THE GRAMMAR OF SCIENCE (1903)
OF all the travels made by man since the voyages of Dante, this new exploration along the shores of Multiplicity and Complexity promised to be the longest, though as yet it had barely touched two familiar regions - race and sex. Even within these narrow seas the navigator lost his bearings and followed the winds as they blew. By chance it happened that Raphael Pumpelly helped the winds; for, being in Washington on his way to Central Asia he fell to talking with Adams about these matters, and said that Willard Gibbs thought he got most help from a book called the "Grammar of Science," by Karl Pearson. To Adams's vision, Willard Gibbs stood on the same plane with the three or four greatest minds of his century, and the idea that a man so incomparably superior should find help anywhere filled him with wonder. He sent for the volume and read it. From the time he sailed for Europe and reached his den on the Avenue du Bois until he took his return steamer at Cherbourg on December 26, he did little but try to find out what Karl Pearson could have taught Willard Gibbs.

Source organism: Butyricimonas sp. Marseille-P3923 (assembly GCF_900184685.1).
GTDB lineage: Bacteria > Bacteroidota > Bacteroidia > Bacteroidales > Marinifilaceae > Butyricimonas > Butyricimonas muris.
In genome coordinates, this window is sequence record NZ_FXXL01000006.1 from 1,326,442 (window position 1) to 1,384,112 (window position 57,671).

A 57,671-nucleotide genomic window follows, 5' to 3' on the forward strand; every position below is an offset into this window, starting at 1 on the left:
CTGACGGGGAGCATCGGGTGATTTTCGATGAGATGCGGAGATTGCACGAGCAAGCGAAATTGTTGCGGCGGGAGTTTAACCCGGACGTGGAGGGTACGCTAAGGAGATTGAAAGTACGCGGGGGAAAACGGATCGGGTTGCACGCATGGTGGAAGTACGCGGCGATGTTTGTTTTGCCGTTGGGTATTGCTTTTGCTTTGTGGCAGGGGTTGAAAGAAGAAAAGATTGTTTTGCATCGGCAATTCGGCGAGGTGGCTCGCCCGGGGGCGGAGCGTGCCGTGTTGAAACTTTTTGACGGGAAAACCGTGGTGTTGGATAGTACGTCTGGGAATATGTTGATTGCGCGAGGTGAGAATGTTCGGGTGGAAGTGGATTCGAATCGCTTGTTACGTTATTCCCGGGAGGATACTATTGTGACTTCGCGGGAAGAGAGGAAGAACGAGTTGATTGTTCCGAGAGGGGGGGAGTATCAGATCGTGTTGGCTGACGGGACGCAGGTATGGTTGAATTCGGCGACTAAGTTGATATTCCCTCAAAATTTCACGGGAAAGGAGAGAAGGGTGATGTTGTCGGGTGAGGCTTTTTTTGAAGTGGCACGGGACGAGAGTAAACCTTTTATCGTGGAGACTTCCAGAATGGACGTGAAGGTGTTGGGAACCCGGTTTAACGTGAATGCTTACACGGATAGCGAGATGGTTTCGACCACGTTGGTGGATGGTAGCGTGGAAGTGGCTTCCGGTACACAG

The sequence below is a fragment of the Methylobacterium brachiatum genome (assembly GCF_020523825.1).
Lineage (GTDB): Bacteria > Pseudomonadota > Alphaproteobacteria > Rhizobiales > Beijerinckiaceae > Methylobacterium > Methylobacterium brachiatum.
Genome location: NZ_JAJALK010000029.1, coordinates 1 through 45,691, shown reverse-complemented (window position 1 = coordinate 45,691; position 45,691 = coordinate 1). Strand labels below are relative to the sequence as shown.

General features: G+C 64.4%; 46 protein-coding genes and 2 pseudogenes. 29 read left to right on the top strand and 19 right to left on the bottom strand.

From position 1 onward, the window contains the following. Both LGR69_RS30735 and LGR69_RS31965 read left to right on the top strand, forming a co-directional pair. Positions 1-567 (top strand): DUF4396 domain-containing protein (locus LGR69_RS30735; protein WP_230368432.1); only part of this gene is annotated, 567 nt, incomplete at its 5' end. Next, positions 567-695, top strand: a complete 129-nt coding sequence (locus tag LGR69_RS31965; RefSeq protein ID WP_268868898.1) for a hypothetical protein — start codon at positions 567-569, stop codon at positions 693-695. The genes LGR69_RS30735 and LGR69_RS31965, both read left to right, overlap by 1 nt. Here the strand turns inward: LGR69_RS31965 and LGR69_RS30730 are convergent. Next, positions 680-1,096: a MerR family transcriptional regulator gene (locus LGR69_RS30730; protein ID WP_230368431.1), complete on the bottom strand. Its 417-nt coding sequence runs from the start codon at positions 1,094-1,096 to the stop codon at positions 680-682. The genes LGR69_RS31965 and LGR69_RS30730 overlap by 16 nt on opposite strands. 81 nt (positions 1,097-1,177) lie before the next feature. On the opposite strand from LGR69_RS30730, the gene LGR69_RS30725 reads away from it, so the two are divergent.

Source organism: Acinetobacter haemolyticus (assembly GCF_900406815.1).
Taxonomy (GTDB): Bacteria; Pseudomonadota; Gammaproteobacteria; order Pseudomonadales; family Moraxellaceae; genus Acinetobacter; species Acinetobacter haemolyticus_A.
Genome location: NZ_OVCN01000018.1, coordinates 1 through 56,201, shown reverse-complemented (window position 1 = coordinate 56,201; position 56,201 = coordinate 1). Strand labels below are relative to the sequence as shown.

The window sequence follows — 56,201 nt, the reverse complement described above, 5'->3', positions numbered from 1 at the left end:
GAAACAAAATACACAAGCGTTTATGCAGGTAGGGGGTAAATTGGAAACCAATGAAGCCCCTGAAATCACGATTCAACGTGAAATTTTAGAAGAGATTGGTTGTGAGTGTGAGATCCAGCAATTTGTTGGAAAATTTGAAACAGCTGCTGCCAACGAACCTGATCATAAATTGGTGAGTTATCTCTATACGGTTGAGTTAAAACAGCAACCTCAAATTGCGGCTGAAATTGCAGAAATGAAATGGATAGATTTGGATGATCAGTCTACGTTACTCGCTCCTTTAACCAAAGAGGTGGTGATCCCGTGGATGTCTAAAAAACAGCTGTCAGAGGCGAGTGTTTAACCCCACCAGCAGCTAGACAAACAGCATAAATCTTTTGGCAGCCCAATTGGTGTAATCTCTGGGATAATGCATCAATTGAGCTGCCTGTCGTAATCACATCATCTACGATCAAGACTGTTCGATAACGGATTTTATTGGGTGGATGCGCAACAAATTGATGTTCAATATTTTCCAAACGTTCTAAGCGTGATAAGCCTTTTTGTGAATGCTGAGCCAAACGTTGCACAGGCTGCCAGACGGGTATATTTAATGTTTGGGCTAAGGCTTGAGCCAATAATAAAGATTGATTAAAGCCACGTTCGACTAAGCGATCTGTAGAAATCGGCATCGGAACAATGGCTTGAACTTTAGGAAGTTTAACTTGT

Here came in, more than ever, the fatal handicap of ignorance in mathematics. Not so much the actual tool was needed, as the right to judge the product of the tool. Ignorant as one was of the finer values of French or German, and often deceived by the intricacies of thought hidden in the muddiness of the medium, one could sometimes catch a tendency to intelligible meaning even in Kant or Hegel; but one had not the right to a suspicion of error where the tool of thought was algebra. Adams could see in such parts of the "Grammar" as he could understand, little more than an enlargement of Stallo's book already twenty years old. He never found out what it could have taught a master like Willard Gibbs.